Released: 2004, Sanctuary
Reviewer: Lord of the Wasteland
While the KISS juggernaut soldiers on with its eternal farewell tour, founding bassist/vocalist Gene Simmons took some time out to put together his first solo album in twenty-six years, ASSHOLE. As was the case on his 1978 release, he has gone for flash and style over substance (much like the man himself). To paraphrase Simmons’ own words, “It’s all about what tastes good rather than good taste.” Guest stars are all over this record including Richie Kotzen, Dave Navarro, Frank Zappa and his family, Simmons’ own girlfriend and children, former KISS-mates Bruce Kulick and Eric Singer and—rumor has it—fellow KISS founder Paul Stanley. Simmons’ writing collaborations include Zappa as well as the legendary Bob Dylan. The music itself is all over the map with influences coming from R&B, techno, hard rock, country, psychedelia-era Beatles and good old fashioned pop. Yes, this is a departure from Simmons’ work in KISS…and that is what a solo album SHOULD be. However the most obvious fault with ASSHOLE (besides the silly title used for shock value) lies in the fact that the songs are all over the map and lack any cohesiveness whatsoever. We’re forced to wonder what exactly is Simmons trying to achieve here? It’s almost as if he went through the dictionary of musical genres and made sure he touched on every one of them. To some this may signal an artist tweaking his eclectic side, but this is Gene Simmons, so…come on. David Bowie and Neil Young can experiment from album to album, but Simmons is not even in the same class. He is an admitted ego-maniac and, like it or not, ASSHOLE is nothing more than a powerful man’s snub at anyone who isn’t on board the Simmons “machine.”
Things start off very brightly with the southern boogie riffs of “Sweet & Dirty Love,” originally written in 1977 and the best cut on the CD. Simmons’ bass, Kulick’s slide guitar and Singer’s tight drumming further prove that while KISS was out of favor with its fans with that lineup, they were never stronger musically. It is rumored that Paul Stanley sings backup vocals on this track, as well, but is never mentioned anywhere. The first misstep follows as Simmons’ tackles The Prodigy’s 1996 club hit, “Firestarter.” While the music essentially remains unchanged and may as well be Simmons in a karaoke bar, Dave Navarro (Jane’s Addiction, Red Hot Chili Peppers) drops a mean guitar lick over it. “Weapons of Mass Destruction” is a return to the near-KISS lineup and while the verses are as heavy as anything off of 1992’s REVENGE, the chorus is absolutely dreadful. “Waiting for the Morning Light” sees Simmons turn into a crooner as his teaming with Dylan creates a surprisingly beautiful piano ballad. The lyrics of “Beautiful” are also surprisingly well done. The song is reminiscent of The Beatles circa 1967 (less the transvestite-themed lyrics, of course) with its trippy guitar and lush melodies. What follows is perhaps the biggest crime ever committed in the history of lyric writing. The title track actually contains the line, “you’ve got a personality like a bucketful of pee” (in Simmons’ defense, he didn’t write the lyrics himself, but he did pay someone who did). The song is catchy as hell and Simmons’ legendary tongue is obviously planted firmly in cheek, but I doubt radio DJs will be spinning a track called “Asshole” during the morning drive. To combat the silliness, Simmons brings out a personal song about his own absent father called “Now That You’re Gone.” Co-written by long-time KISS collaborator, Bob Kulick (brother of Bruce), Simmons’ daughter sings back-up vocals on a light-hearted but rather sad song. Besides “Firestarter,” the biggest abomination on the CD is “Whatever Turns You On,” a 70s R&B-infused track that wouldn’t be out of place on a Macy Gray CD. The loose background vocals provided by the mother of Simmons’ children (don’t call her his wife), Shannon Tweed and her mother, are embarrassingly bad. “Dog” is another low-point and the weight of this CD begins to be felt. “Black Tongue” briefly provides a bit of glimmer of hope, as Simmons’ works over a song that Frank Zappa began years before his death. The entire Zappa family appears on the track, but it is son Dweezil whose guitar really makes this song come alive. Things continue their downward spiral again on “Carnival of Souls,” a leftover from KISS’ ill-fated 1997 album of the same name, and it is clear to see why it was a leftover. The last two tracks—“If I Had a Gun” and “1,000 Dreams”—don’t get any better. The former’s humorous lyrics are not enough to redeem their wretched spoken-word delivery and the latter’s reliance on a country twang end the CD with a resounding thud.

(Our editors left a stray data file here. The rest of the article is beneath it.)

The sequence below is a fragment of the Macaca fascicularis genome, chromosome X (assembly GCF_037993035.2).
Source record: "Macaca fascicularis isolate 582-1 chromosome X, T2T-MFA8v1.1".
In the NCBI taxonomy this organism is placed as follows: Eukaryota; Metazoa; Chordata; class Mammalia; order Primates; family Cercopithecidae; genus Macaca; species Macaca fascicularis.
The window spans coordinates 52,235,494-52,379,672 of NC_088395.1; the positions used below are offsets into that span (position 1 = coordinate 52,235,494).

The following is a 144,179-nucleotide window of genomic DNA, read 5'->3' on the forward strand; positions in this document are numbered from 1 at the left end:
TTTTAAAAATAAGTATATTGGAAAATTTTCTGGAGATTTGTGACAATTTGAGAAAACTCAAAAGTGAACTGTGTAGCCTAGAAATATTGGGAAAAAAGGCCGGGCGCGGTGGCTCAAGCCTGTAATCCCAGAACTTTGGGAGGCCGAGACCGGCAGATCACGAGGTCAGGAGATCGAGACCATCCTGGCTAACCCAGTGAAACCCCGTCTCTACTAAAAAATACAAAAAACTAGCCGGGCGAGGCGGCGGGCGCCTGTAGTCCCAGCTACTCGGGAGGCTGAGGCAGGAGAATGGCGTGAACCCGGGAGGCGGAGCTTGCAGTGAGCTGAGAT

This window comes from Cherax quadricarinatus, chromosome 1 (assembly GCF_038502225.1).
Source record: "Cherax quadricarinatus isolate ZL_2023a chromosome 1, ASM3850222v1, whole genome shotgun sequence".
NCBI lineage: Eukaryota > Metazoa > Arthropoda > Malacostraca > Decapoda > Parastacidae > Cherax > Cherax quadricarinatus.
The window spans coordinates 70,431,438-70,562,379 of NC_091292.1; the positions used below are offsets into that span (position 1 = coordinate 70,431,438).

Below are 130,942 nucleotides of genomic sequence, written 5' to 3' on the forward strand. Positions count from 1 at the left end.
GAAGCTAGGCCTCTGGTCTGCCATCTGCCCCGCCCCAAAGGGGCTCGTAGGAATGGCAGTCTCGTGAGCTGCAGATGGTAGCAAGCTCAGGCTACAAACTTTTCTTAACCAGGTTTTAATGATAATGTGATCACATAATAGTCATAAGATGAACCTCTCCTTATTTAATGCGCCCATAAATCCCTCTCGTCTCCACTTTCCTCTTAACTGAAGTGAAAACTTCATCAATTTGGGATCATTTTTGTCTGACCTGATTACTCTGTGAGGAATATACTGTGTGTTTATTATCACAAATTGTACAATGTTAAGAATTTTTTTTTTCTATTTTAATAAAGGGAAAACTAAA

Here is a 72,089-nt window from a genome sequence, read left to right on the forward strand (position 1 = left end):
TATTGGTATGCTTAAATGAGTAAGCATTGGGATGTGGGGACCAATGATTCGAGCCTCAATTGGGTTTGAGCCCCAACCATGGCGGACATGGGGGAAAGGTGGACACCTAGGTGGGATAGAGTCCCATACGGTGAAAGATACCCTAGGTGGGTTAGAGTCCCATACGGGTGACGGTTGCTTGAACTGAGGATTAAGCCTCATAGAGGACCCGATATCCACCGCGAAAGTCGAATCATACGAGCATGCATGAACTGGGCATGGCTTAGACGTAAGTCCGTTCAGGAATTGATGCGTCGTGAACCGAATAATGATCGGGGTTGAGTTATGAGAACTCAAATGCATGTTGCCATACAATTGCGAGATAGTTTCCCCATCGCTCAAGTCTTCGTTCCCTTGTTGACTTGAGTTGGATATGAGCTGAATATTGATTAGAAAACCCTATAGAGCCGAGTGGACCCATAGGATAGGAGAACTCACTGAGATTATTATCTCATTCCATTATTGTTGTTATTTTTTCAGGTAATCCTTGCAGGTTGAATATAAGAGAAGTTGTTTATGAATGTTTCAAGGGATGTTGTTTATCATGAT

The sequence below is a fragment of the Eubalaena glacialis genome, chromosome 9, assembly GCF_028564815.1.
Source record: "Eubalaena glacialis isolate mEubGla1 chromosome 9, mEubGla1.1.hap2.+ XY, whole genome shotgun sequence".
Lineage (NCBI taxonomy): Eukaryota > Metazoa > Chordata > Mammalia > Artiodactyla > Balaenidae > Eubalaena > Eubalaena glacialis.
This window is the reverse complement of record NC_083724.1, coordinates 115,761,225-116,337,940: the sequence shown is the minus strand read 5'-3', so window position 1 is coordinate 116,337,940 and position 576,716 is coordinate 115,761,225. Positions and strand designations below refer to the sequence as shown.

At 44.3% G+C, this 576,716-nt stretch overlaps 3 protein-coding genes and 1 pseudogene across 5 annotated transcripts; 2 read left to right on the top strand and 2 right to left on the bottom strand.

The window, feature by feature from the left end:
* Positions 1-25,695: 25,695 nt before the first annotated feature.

There will be two groups of people who will buy this CD: die-hard KISS fans like myself who will buy it out of curiosity and those who will hear it just so they can rip it to shreds. Regardless of which camp you belong to, I doubt anyone outside of Simmons’ immediate family or group of sycophants will actually claim that this is a “good” CD. I doubt (I HOPE) that Simmons was not expecting to debut at number one and go on to sell a bazillion copies of ASSHOLE. It is a whimsical, light-hearted romp from an aging rock star trying to show there is more to his personality than The Demon who spits blood and wears seven-inch heels. Different, yes…experimental, yes, however ASSHOLE smacks of delusion and the fact that Simmons doesn’t realize that people are laughing AT him, not WITH him. You won’t find a bigger KISS fan anywhere, so it pains me to write this, but I do not recommend ASSHOLE to anyone except the very patient or very loyal.
KILLER KUTS: “Sweet & Dirty Love,” “Waiting For the Morning Light,” “Asshole,” “Black Tongue”